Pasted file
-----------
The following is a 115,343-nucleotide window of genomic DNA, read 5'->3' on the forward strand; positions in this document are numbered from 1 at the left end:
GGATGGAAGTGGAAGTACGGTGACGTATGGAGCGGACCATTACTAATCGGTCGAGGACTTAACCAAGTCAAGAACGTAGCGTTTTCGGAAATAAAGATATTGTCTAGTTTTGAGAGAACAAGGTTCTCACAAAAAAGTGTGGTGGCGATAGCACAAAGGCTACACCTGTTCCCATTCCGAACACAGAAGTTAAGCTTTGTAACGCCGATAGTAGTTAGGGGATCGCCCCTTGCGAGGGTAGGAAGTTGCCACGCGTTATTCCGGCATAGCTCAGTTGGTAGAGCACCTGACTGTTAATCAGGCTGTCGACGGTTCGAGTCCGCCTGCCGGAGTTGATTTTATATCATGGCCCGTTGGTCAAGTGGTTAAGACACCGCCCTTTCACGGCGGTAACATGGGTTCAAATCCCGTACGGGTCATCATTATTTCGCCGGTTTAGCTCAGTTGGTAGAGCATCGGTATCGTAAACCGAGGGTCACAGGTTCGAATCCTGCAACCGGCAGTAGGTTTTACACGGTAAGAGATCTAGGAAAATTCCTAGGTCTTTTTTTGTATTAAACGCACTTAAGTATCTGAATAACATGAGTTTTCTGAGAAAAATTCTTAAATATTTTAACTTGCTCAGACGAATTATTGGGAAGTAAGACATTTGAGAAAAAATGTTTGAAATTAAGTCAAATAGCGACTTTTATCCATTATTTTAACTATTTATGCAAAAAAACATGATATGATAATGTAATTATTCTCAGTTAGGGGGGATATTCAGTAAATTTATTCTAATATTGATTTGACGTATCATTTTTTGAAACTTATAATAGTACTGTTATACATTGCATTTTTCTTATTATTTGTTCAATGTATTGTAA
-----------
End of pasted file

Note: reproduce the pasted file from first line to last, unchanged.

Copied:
The following is a 115,343-nucleotide window of genomic DNA, read 5'->3' on the forward strand; positions in this document are numbered from 1 at the left end:
GGATGGAAGTGGAAGTACGGTGACGTATGGAGCGGACCATTACTAATCGGTCGAGGACTTAACCAAGTCAAGAACGTAGCGTTTTCGGAAATAAAGATATTGTCTAGTTTTGAGAGAACAAGGTTCTCACAAAAAAGTGTGGTGGCGATAGCACAAAGGCTACACCTGTTCCCATTCCGAACACAGAAGTTAAGCTTTGTAACGCCGATAGTAGTTAGGGGATCGCCCCTTGCGAGGGTAGGAAGTTGCCACGCGTTATTCCGGCATAGCTCAGTTGGTAGAGCACCTGACTGTTAATCAGGCTGTCGACGGTTCGAGTCCGCCTGCCGGAGTTGATTTTATATCATGGCCCGTTGGTCAAGTGGTTAAGACACCGCCCTTTCACGGCGGTAACATGGGTTCAAATCCCGTACGGGTCATCATTATTTCGCCGGTTTAGCTCAGTTGGTAGAGCATCGGTATCGTAAACCGAGGGTCACAGGTTCGAATCCTGCAACCGGCAGTAGGTTTTACACGGTAAGAGATCTAGGAAAATTCCTAGGTCTTTTTTTGTATTAAACGCACTTAAGTATCTGAATAACATGAGTTTTCTGAGAAAAATTCTTAAATATTTTAACTTGCTCAGACGAATTATTGGGAAGTAAGACATTTGAGAAAAAATGTTTGAAATTAAGTCAAATAGCGACTTTTATCCATTATTTTAACTATTTATGCAAAAAAACATGATATGATAATGTAATTATTCTCAGTTAGGGGGGATATTCAGTAAATTTATTCTAATATTGATTTGACGTATCATTTTTTGAAACTTATAATAGTACTGTTATACATTGCATTTTTCTTATTATTTGTTCAATGTATTGTAA